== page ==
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Dietary Supplements: A Framework for Evaluating Safety Appendix G Chromium Picolinate: Prototype Monograph Summary1 V. SUMMARY AND CONCLUSIONS Chromium picolinate is chromium(III) trispicolinate, the chromium salt of three picolinic acid molecules. The chemical formula of chromium picolinate is C18H12CrN3O6, and the formula weight is 418. Chromium is present in the diet and in human tissues. The normal range of plasma chromium values is 0.1 to 2.1 μg/mL (Cerulli et al., 1998). The content of chromium in human liver has been reported at 5.4 to 470 η/g wet weight liver (~0.1–9 μM) (Versieck, 1985). The tolerable upper intake level for chromium is 25 μg/day (IOM, 2001). The estimated chromium content of 1 This is a summary of a prototype monograph, prepared for the purpose of illustrating how a safety review of a dietary supplement ingredient might be prepared following the format described in this report. While it was prepared as a prototype using the processes described in the report, it was not conducted under the auspices of the Food and Drug Administration utilizing all the resources available to the agency. Thus some pertinent information not available to the Committee could be of importance in evaluating safety to determine if use of this dietary supplement ingredient would present an unreasonable risk of illness or injury. Also, the development and review of this prototype was conducted by individuals whose backgrounds are in general aspects of evaluating science and whose expertise is not necessarily focused specifically on this dietary ingredient, although significant additional assistance was provided by consultants with relevant expertise. Therefore, this prototype monograph, while extensive, does not represent an authoritative statement regarding the safety of this dietary supplement ingredient. The full prototype monograph and its data tables on chromium picolinate may be accessed at http://www.iom.edu/fnb.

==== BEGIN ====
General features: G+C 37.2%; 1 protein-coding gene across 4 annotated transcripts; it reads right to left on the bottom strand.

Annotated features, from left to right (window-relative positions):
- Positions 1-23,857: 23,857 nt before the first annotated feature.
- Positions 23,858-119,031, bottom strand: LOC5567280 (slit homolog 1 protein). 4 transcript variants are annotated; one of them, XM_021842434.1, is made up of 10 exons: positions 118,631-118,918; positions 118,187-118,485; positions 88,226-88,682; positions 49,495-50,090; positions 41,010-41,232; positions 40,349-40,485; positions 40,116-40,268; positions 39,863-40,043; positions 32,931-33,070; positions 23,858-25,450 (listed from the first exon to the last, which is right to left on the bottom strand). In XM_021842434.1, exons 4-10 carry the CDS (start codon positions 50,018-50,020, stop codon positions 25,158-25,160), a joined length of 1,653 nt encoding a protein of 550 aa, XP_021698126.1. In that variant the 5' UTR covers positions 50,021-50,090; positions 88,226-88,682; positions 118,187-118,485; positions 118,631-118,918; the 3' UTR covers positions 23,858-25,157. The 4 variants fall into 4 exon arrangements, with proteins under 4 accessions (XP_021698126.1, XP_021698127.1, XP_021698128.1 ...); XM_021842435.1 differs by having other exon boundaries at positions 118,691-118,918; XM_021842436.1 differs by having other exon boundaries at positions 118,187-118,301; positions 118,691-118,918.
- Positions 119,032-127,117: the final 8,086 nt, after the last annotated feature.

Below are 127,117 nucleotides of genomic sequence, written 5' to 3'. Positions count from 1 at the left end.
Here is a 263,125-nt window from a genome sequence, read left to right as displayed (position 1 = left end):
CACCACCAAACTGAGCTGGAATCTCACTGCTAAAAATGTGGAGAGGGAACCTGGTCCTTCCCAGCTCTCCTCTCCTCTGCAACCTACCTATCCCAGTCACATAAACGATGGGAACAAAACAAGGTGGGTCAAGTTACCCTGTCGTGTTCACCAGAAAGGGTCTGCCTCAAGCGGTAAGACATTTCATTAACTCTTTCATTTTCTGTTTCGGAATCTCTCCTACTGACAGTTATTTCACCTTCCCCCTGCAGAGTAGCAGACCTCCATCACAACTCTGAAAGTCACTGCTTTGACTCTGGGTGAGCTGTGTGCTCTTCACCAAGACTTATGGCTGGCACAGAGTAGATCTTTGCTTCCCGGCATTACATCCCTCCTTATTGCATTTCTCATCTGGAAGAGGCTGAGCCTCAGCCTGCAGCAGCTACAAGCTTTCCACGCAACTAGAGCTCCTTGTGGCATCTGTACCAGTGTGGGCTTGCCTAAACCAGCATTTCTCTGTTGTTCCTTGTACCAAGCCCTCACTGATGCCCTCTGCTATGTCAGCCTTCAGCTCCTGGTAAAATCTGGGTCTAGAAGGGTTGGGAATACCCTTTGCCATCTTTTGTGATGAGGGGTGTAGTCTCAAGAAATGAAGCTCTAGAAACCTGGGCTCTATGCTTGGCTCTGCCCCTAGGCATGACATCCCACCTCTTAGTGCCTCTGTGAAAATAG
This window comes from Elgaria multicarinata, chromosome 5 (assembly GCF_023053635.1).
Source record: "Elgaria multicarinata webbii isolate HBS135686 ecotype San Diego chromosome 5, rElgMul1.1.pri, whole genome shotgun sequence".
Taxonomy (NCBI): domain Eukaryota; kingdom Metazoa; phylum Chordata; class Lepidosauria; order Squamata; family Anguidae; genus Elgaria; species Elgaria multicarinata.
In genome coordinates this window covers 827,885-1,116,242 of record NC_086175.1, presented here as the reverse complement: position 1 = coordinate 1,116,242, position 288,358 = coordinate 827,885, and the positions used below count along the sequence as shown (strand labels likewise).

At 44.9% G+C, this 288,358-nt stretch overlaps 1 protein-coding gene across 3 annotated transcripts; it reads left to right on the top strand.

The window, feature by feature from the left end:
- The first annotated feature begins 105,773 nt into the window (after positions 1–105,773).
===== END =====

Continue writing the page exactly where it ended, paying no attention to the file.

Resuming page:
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Dietary Supplements: A Framework for Evaluating Safety the usual diet consumed in the United States is 15 μg/1,000 kcal (Anderson and Kozlovsky, 1985). Picolinic acid, as an endogenous metabolite of tryptophan metabolism, is present in human tissues only in trace amounts (Rebello et al., 1982). Some picolinic acid is expected to be present in the diet in small amounts; however, this subject has not been studied extensively. Chromium picolinate is widely included in dietary supplements, especially in multivitamin, multimineral products. These supplements are usually available in capsule or tablet form. Typical amounts of chromium picolinate used in multivitamin, multimineral dietary supplements range from 50 to 400 μg/day. Specialty dietary supplements may contain much more chromium picolinate and may include other forms of both chromium and picolinate. Chromium picolinate is also readily available in single-ingredient preparations or in combination with a few ingredients. A. Summary This monograph summary considers the safety of chromium picolinate as well as Cr(III) and picolinic acid to the degree to which they are expected to impact the safety of chromium picolinate. The human data regarding chromium picolinate safety was derived from 17 randomized, double-blind, placebo-controlled human clinical trials of oral chromium picolinate; 2 similar trials (confounded by the choice of subjects with gestational diabetes or publication in German); 3 cross-over-design trials; 1 uncontrolled study in subjects with diabetes; 1 phase II study; 2 pilot studies; 1 questionnaire; 11 clinical case reports; 1 case series report; and 21 spontaneous adverse event reports to Special Nutrition/ Adverse Event Monitoring System where chromium picolinate was the lone supplement reported. Data were also examined from adverse event reports in which two or more supplements containing chromium picolinate were ingested; all of these reports involved serious adverse events. Animal and in vitro general toxicity data, as well as data addressing the questions raised by human data, were collected using literature searches. The quality and quantity of the data from in vitro, animal, and human experiments and studies is good and also reasonable. The benchmark for this conclusion is the quality and quantity of data for nutritional supplements in general. Data from questionable sources outside the widely accepted medical literature were included in footnotes to the data tables in the full monograph to indicate awareness of this data; however, little value was placed on this type of data. No consistent, frequent adverse events were evident from the human data, although most of the human studies were not informative with regard